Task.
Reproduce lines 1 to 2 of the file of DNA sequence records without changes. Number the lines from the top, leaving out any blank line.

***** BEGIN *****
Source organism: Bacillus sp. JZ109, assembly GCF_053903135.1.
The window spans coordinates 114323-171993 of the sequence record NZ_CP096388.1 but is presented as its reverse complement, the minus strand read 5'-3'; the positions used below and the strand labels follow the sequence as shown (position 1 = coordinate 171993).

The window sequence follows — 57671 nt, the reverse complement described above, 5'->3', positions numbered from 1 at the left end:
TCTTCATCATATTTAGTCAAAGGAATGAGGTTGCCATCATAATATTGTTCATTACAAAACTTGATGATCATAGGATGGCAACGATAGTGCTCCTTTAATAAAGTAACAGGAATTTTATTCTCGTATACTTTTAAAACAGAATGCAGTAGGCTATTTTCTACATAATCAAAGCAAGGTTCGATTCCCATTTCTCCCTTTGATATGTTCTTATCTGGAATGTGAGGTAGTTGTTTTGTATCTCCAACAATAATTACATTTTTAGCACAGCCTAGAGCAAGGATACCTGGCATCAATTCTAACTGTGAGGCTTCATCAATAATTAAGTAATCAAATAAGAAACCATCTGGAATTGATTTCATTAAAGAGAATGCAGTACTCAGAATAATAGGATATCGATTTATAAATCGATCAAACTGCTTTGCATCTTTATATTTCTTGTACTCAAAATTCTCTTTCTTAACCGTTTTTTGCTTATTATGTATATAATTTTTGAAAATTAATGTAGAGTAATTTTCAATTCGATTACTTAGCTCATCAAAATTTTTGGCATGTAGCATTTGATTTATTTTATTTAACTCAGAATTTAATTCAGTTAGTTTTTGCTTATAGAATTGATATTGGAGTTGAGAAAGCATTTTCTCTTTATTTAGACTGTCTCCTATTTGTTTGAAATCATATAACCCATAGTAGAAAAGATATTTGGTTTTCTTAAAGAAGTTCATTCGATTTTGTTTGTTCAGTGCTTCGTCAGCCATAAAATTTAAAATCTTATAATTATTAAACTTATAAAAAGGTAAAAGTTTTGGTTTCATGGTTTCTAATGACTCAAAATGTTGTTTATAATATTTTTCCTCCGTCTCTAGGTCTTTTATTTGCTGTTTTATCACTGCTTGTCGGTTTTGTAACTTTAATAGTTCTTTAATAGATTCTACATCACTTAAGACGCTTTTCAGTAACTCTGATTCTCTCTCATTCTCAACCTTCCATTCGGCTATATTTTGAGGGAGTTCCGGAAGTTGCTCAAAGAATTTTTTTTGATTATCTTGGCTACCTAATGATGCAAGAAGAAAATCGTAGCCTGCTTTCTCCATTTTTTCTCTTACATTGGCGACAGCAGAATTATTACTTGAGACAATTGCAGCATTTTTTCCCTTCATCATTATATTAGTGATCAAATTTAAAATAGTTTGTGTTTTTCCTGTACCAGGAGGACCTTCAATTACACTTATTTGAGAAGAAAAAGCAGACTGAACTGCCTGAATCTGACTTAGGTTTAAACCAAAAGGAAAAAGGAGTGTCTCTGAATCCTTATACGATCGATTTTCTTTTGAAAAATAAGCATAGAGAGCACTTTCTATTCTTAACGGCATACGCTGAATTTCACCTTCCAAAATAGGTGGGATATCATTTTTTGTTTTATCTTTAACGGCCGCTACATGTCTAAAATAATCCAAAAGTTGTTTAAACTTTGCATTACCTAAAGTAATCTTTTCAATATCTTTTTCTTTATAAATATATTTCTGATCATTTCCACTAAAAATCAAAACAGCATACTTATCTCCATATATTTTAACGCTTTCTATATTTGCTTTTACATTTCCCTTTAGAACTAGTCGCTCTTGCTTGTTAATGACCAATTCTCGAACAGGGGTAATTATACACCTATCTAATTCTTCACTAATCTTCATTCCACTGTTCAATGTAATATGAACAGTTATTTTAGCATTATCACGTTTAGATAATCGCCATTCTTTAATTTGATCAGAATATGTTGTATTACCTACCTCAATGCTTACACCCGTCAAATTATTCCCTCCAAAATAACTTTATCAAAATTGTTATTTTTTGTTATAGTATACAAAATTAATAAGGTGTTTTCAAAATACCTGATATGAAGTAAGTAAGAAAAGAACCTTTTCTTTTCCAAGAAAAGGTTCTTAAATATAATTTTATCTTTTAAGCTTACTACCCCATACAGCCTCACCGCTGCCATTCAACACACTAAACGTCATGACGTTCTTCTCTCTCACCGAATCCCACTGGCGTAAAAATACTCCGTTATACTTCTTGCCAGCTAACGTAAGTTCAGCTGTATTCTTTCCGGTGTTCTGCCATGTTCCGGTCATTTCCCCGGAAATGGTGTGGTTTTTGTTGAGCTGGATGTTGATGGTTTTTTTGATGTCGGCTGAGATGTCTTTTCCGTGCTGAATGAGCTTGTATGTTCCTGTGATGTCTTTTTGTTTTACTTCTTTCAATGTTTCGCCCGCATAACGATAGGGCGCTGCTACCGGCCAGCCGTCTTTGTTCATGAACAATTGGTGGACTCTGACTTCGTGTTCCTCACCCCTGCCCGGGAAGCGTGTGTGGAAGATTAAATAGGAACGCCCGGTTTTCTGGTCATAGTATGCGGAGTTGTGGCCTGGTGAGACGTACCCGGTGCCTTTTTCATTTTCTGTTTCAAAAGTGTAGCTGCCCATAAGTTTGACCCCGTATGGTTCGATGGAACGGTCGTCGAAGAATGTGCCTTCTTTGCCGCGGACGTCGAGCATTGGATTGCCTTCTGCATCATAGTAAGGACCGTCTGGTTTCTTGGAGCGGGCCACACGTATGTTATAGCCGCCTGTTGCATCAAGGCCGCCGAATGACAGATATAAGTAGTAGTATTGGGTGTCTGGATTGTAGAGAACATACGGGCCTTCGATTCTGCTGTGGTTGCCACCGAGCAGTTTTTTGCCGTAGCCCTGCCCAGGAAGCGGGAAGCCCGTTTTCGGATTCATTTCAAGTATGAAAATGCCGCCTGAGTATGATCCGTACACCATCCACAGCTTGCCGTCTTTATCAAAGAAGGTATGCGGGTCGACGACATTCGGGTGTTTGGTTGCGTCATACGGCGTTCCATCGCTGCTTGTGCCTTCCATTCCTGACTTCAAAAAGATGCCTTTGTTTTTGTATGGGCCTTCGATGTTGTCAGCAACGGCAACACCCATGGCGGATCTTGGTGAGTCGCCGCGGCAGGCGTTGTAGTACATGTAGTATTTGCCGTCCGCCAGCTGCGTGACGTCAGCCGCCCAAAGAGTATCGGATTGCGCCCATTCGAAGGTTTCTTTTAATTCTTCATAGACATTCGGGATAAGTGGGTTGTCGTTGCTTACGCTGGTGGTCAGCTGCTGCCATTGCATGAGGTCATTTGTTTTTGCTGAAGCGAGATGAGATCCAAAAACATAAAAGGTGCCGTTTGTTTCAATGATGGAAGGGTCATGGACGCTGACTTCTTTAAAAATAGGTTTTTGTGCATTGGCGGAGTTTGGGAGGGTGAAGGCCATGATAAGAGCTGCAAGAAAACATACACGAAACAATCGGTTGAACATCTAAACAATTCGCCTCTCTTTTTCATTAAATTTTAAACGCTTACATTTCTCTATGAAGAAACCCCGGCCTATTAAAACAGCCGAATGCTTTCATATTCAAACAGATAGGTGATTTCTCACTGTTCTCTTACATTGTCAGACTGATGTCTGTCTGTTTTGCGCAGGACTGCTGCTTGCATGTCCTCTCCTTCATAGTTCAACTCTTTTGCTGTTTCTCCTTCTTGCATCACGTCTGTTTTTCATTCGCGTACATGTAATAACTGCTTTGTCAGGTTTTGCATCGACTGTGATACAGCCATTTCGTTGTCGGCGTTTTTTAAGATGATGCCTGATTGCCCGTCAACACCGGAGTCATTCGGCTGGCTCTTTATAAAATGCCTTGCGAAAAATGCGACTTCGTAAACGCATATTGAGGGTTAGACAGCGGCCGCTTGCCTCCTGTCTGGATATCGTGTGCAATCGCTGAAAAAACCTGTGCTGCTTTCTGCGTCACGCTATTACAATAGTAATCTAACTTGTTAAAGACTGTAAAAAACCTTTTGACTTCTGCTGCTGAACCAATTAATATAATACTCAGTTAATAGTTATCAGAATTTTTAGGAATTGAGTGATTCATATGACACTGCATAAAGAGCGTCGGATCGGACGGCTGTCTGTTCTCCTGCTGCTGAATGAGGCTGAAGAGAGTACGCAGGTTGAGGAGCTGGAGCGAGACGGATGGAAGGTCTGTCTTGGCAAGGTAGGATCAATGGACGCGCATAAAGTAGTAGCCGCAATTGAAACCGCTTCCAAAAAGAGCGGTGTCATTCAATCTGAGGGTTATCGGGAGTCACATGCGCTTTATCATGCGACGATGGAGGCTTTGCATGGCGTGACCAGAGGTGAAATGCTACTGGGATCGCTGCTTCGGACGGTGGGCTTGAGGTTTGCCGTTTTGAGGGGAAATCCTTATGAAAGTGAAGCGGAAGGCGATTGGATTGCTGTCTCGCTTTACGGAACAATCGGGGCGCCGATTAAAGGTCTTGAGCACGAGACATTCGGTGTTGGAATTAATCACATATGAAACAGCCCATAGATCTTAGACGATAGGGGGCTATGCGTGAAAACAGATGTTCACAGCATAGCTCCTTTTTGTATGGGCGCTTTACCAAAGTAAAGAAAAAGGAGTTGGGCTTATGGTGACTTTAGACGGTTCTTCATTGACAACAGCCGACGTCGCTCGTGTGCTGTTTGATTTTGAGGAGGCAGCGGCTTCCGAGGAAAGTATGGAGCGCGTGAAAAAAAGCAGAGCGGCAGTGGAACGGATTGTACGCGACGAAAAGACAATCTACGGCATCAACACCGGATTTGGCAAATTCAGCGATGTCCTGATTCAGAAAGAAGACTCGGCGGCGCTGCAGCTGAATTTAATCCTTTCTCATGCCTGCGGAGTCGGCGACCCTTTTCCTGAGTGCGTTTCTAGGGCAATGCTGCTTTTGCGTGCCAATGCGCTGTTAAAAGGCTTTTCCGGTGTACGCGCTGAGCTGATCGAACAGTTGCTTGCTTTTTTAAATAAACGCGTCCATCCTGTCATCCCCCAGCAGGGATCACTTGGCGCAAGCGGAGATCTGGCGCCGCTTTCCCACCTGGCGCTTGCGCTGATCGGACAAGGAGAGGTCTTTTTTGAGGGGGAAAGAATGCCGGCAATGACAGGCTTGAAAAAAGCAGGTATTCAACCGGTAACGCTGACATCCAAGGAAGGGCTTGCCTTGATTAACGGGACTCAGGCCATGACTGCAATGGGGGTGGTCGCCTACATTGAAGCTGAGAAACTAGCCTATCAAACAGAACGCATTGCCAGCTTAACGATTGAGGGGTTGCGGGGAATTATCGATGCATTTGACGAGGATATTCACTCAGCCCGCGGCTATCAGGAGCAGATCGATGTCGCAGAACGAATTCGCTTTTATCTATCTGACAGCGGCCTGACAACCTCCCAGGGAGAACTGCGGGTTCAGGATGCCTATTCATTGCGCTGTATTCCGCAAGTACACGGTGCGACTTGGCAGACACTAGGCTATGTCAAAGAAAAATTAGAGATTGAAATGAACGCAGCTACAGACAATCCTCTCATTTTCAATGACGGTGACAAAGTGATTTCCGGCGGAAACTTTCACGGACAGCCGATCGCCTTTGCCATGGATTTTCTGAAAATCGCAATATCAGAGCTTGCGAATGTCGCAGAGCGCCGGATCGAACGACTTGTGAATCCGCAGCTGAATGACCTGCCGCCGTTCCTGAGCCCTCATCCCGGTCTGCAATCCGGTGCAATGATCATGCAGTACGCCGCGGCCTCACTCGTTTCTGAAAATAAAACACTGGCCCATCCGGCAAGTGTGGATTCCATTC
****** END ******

Source organism: Bacillus sp. JZ109, assembly GCF_053903135.1.
The window spans coordinates 114323-171993 of the sequence record NZ_CP096388.1 but is presented as its reverse complement, the minus strand read 5'-3'; the positions used below and the strand labels follow the sequence as shown (position 1 = coordinate 171993).